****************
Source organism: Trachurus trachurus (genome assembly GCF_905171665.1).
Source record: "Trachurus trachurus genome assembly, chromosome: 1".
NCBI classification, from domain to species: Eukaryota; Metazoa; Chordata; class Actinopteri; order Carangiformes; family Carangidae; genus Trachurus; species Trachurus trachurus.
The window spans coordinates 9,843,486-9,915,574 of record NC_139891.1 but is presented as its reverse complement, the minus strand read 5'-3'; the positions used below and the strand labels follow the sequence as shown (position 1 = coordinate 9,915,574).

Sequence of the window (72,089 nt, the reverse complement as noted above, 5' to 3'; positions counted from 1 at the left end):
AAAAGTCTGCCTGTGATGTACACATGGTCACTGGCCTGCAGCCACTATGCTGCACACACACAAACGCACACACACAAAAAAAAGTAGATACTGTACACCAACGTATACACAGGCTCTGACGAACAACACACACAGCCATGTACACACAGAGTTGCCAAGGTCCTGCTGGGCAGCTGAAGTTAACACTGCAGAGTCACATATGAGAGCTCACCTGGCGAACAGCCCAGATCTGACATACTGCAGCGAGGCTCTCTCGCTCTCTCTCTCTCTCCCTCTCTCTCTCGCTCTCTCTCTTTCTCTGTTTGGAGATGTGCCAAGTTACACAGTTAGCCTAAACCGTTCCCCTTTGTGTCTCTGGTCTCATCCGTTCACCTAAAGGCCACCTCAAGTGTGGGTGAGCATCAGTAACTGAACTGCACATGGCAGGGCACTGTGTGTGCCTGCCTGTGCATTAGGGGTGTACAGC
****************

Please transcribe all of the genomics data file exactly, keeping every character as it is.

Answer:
Source organism: Trachurus trachurus (genome assembly GCF_905171665.1).
Source record: "Trachurus trachurus genome assembly, chromosome: 1".
NCBI classification, from domain to species: Eukaryota; Metazoa; Chordata; class Actinopteri; order Carangiformes; family Carangidae; genus Trachurus; species Trachurus trachurus.
The window spans coordinates 9,843,486-9,915,574 of record NC_139891.1 but is presented as its reverse complement, the minus strand read 5'-3'; the positions used below and the strand labels follow the sequence as shown (position 1 = coordinate 9,915,574).

Sequence of the window (72,089 nt, the reverse complement as noted above, 5' to 3'; positions counted from 1 at the left end):
AAAAGTCTGCCTGTGATGTACACATGGTCACTGGCCTGCAGCCACTATGCTGCACACACACAAACGCACACACACAAAAAAAAGTAGATACTGTACACCAACGTATACACAGGCTCTGACGAACAACACACACAGCCATGTACACACAGAGTTGCCAAGGTCCTGCTGGGCAGCTGAAGTTAACACTGCAGAGTCACATATGAGAGCTCACCTGGCGAACAGCCCAGATCTGACATACTGCAGCGAGGCTCTCTCGCTCTCTCTCTCTCTCCCTCTCTCTCTCGCTCTCTCTCTTTCTCTGTTTGGAGATGTGCCAAGTTACACAGTTAGCCTAAACCGTTCCCCTTTGTGTCTCTGGTCTCATCCGTTCACCTAAAGGCCACCTCAAGTGTGGGTGAGCATCAGTAACTGAACTGCACATGGCAGGGCACTGTGTGTGCCTGCCTGTGCATTAGGGGTGTACAGC